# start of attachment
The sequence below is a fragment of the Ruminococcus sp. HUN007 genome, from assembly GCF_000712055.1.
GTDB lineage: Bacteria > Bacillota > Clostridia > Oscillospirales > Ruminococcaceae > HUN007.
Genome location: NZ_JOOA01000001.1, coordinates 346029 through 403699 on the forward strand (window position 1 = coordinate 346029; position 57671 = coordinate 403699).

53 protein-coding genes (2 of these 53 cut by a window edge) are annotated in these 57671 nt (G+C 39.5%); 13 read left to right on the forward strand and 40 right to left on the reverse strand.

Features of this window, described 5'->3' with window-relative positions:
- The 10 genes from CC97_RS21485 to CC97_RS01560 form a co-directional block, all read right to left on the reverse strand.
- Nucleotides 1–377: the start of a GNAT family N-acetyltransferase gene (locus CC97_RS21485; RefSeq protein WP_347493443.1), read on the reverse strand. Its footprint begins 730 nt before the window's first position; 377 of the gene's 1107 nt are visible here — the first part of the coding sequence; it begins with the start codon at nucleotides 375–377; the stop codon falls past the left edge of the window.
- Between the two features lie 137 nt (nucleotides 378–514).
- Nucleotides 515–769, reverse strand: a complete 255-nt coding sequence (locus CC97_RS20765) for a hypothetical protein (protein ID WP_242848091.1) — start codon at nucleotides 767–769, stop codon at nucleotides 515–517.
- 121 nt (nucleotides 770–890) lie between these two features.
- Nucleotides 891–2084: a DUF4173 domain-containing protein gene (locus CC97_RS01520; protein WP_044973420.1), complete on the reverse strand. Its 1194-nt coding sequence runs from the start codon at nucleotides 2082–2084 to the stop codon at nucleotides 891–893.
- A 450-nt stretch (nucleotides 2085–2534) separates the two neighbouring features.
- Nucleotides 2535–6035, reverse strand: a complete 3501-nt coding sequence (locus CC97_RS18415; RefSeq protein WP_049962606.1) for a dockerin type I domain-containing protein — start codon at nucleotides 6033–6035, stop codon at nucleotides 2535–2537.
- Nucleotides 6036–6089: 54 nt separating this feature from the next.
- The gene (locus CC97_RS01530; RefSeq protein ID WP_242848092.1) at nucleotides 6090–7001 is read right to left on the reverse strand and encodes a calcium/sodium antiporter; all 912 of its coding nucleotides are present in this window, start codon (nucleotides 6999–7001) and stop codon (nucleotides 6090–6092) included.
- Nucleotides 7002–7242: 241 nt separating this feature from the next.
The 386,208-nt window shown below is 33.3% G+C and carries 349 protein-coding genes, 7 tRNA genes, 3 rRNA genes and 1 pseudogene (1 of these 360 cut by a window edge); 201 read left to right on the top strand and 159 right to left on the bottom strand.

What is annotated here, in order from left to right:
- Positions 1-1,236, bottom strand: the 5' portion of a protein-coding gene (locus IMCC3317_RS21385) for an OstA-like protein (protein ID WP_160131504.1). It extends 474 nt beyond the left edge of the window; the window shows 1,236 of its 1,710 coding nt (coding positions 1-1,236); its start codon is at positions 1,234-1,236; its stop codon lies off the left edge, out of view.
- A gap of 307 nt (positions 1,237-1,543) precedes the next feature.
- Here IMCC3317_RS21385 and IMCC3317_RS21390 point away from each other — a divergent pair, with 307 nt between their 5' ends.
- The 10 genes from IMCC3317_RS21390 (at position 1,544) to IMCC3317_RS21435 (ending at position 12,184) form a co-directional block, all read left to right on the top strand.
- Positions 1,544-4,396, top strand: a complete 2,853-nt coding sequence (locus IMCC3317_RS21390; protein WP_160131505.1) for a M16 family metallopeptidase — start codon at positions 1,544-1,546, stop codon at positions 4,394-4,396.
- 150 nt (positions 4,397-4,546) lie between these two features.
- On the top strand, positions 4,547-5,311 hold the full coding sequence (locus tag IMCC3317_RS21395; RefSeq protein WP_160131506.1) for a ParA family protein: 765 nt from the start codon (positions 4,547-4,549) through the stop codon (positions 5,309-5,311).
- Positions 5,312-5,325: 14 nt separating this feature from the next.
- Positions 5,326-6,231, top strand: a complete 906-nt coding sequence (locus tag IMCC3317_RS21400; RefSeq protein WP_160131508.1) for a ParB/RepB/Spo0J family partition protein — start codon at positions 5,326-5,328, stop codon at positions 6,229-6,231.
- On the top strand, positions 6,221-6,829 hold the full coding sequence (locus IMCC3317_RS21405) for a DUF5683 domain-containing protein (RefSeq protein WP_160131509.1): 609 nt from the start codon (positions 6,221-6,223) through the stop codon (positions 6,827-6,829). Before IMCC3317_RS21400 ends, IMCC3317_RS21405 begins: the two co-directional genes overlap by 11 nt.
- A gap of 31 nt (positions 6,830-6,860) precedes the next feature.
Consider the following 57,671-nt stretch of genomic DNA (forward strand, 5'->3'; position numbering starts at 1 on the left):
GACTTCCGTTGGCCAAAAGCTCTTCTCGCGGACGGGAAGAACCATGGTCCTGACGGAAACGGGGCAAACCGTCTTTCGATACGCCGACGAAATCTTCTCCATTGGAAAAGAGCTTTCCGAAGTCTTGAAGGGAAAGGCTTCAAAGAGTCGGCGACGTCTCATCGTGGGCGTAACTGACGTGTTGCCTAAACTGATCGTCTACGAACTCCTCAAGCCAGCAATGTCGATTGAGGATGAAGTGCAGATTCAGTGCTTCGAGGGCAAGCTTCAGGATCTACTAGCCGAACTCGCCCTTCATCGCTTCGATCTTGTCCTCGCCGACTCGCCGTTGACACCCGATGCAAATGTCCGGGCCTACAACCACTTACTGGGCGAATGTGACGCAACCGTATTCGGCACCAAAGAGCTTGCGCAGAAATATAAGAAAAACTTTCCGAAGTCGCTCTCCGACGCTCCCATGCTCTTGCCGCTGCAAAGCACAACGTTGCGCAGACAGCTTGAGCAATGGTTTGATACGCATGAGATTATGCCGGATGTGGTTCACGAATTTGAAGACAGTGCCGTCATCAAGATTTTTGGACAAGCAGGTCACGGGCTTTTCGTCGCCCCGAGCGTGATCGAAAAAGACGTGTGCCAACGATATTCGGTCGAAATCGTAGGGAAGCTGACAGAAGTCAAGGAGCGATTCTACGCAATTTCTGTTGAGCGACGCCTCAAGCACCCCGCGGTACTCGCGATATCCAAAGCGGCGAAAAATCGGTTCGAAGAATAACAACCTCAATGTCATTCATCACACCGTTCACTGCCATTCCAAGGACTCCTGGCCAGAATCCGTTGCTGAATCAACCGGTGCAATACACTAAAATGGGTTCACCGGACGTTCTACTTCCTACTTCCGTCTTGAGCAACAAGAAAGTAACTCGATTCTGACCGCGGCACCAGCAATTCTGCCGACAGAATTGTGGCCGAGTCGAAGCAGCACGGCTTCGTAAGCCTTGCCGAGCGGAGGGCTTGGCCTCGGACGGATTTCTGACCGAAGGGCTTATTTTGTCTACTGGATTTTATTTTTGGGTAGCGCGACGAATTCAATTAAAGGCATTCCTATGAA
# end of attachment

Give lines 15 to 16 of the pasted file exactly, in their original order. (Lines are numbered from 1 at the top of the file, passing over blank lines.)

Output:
- The gene (locus CC97_RS01530; RefSeq protein ID WP_242848092.1) at nucleotides 6090–7001 is read right to left on the reverse strand and encodes a calcium/sodium antiporter; all 912 of its coding nucleotides are present in this window, start codon (nucleotides 6999–7001) and stop codon (nucleotides 6090–6092) included.
- Nucleotides 7002–7242: 241 nt separating this feature from the next.